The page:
“Trying to track down that guy you shot yesterday,” Joe answered brusquely as he set a plate of bacon and eggs in front of her. “Nice shooting by the way.”
“Thanks!” Abby grinned while picking up the plate and forking some eggs into her mouth, “It felt good to shoot somebody!”
Beth filled the room with laughter, “I couldn’t agree more! I’m sometimes stuck in an office for days at a time. When I finally get out in the field, I just want to shoot the first person I see.”
“You’re not allowed to do that anymore,” Joe spoke sarcastically from the kitchen.
“Hey!” Beth replied defensively, “It only happened that one time…and he ended up being a bad guy didn’t he?”
Joe’s answering hmmph reminded Abby of Preacher. “The key phrase there is ended up being…you had no idea who he was when you shot him.”
“I was using my gut…like Michael taught me,” Beth countered, turning her head and winking at Abby. “Besides…you should talk Joe.”
“Pissant,” Joe replied sarcastically, setting a cup of coffee in front of Abby before taking a seat across the room with a cup of his own. “Everybody I’ve ever shot has deserved it.”
Abby could only grin as she lifted the cup of her coffee to her lips, enjoying the feel of the steaming liquid as it slid down her throat almost as much as the comradery in the room.
It reminded her of her relationship with Gabe, and the jabs they would frequently take at each other.
The thought saddened her.
“Has anyone heard from Gabe and Preacher yet?” she asked then, glancing back and forth between Joe and Beth.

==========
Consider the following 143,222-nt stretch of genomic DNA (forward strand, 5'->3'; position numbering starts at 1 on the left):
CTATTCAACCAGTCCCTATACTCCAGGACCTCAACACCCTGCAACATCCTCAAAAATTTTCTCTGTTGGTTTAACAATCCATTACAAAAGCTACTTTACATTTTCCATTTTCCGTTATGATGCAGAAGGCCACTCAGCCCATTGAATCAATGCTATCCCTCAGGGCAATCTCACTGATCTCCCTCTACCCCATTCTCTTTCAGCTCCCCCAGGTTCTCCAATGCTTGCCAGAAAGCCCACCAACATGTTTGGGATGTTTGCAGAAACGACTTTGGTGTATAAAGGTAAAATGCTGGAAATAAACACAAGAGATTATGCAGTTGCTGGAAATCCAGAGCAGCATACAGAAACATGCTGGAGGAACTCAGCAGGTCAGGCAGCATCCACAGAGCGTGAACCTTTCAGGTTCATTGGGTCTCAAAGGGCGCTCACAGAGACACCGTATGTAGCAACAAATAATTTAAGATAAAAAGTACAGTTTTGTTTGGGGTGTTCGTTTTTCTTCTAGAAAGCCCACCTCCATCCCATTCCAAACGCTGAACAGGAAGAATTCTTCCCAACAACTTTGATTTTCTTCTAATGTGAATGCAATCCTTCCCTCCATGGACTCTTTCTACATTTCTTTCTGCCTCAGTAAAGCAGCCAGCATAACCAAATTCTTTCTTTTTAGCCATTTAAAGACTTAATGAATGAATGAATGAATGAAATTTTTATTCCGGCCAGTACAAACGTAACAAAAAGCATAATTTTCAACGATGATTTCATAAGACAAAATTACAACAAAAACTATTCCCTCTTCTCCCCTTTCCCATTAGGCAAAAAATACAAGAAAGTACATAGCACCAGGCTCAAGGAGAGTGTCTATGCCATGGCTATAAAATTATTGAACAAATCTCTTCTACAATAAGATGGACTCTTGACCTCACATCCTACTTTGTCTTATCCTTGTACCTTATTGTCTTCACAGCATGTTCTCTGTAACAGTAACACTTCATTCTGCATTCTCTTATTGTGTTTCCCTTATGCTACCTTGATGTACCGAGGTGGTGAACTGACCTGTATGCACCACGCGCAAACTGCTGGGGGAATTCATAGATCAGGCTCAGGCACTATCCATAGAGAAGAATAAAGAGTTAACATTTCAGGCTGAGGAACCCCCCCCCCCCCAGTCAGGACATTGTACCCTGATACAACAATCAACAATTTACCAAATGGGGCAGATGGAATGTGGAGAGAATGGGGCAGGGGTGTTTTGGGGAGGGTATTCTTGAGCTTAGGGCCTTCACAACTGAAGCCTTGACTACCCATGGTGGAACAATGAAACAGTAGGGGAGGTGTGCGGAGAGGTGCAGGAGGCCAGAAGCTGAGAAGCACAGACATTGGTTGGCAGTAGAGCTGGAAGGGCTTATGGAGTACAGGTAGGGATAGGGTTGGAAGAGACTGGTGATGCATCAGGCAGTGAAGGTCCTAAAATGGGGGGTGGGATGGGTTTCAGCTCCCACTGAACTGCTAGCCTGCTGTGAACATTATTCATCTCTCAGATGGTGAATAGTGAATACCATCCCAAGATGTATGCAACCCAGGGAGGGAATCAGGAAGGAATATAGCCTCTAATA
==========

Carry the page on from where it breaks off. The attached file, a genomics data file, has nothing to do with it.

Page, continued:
Their faces told her the answer before either one spoke.
“Not yet,” Beth answered simply, “But no one’s given up yet.”
“What she said,” Joe added evenly before taking another swallow of coffee, seeming uncomfortable with the conversation.
“Now that we’ve found you however,” Beth continued, “All of our resources can focus on them.”
“Why were we taken?” Abby asked then, asking the question that had been bugging her for days.
“McGruder and Michael have a theory,” Beth offered, “But it’d probably be better if they filled you in.”
Abby nodded silently, tipping her cup and taking in more of the coffee before glancing down at the book. “Fair enough,” she uttered before turning another page in the old volume.
As she concentrated on the runes, she heard Beth making a call to Michael about the computer. Pushing their conversation to the background of her consciousness, she continued to page through the book, looking for anything that would spark recognition in her mind.